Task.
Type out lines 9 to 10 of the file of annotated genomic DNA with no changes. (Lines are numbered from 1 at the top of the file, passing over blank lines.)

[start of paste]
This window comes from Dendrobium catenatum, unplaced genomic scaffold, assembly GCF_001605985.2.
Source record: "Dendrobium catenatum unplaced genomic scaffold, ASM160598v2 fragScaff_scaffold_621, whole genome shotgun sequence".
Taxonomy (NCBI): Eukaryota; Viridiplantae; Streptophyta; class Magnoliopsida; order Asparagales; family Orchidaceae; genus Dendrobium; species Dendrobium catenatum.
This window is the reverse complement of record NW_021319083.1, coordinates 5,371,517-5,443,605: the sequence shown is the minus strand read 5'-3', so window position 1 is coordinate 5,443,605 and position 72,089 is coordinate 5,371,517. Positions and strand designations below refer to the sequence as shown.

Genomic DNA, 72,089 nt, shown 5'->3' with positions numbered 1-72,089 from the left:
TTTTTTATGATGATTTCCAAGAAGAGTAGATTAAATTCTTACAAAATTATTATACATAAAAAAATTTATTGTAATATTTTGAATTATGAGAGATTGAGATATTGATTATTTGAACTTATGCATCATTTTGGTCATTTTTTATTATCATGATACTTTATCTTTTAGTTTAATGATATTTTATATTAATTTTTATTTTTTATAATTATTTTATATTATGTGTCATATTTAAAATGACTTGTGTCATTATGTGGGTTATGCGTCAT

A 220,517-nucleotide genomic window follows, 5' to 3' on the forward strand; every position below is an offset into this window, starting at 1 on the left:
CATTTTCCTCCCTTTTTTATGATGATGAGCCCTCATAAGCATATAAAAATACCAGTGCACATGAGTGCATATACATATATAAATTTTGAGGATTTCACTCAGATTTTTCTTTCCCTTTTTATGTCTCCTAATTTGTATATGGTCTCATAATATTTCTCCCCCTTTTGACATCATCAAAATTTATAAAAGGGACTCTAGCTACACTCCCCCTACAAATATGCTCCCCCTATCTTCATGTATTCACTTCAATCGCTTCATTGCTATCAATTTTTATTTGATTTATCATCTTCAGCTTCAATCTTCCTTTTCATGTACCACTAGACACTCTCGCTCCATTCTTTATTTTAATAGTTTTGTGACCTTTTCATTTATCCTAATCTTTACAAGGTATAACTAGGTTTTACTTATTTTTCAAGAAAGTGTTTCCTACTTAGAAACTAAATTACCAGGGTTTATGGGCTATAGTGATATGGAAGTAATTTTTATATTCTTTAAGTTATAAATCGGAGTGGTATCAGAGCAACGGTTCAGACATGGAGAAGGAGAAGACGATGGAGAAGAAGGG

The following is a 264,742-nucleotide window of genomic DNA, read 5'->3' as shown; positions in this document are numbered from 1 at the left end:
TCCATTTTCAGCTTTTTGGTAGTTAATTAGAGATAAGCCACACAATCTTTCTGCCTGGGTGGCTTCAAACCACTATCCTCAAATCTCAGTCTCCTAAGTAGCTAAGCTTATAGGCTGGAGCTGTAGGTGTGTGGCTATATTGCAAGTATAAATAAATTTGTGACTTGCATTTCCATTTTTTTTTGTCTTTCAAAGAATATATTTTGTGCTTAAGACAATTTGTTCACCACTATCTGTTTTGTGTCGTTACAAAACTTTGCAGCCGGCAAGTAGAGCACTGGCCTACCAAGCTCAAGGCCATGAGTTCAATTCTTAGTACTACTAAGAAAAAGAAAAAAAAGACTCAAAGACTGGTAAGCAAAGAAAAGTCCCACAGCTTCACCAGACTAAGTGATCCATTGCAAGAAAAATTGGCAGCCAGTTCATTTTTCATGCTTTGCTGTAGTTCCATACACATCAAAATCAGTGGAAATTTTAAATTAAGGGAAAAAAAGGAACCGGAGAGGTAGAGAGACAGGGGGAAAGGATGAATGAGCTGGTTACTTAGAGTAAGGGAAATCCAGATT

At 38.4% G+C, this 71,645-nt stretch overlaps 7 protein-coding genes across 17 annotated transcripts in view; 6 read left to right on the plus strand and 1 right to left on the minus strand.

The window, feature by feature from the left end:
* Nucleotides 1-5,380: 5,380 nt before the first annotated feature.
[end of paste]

The following is a 264,742-nucleotide window of genomic DNA, read 5'->3' as shown; positions in this document are numbered from 1 at the left end:
TCCATTTTCAGCTTTTTGGTAGTTAATTAGAGATAAGCCACACAATCTTTCTGCCTGGGTGGCTTCAAACCACTATCCTCAAATCTCAGTCTCCTAAGTAGCTAAGCTTATAGGCTGGAGCTGTAGGTGTGTGGCTATATTGCAAGTATAAATAAATTTGTGACTTGCATTTCCATTTTTTTTTGTCTTTCAAAGAATATATTTTGTGCTTAAGACAATTTGTTCACCACTATCTGTTTTGTGTCGTTACAAAACTTTGCAGCCGGCAAGTAGAGCACTGGCCTACCAAGCTCAAGGCCATGAGTTCAATTCTTAGTACTACTAAGAAAAAGAAAAAAAAGACTCAAAGACTGGTAAGCAAAGAAAAGTCCCACAGCTTCACCAGACTAAGTGATCCATTGCAAGAAAAATTGGCAGCCAGTTCATTTTTCATGCTTTGCTGTAGTTCCATACACATCAAAATCAGTGGAAATTTTAAATTAAGGGAAAAAAAGGAACCGGAGAGGTAGAGAGACAGGGGGAAAGGATGAATGAGCTGGTTACTTAGAGTAAGGGAAATCCAGATT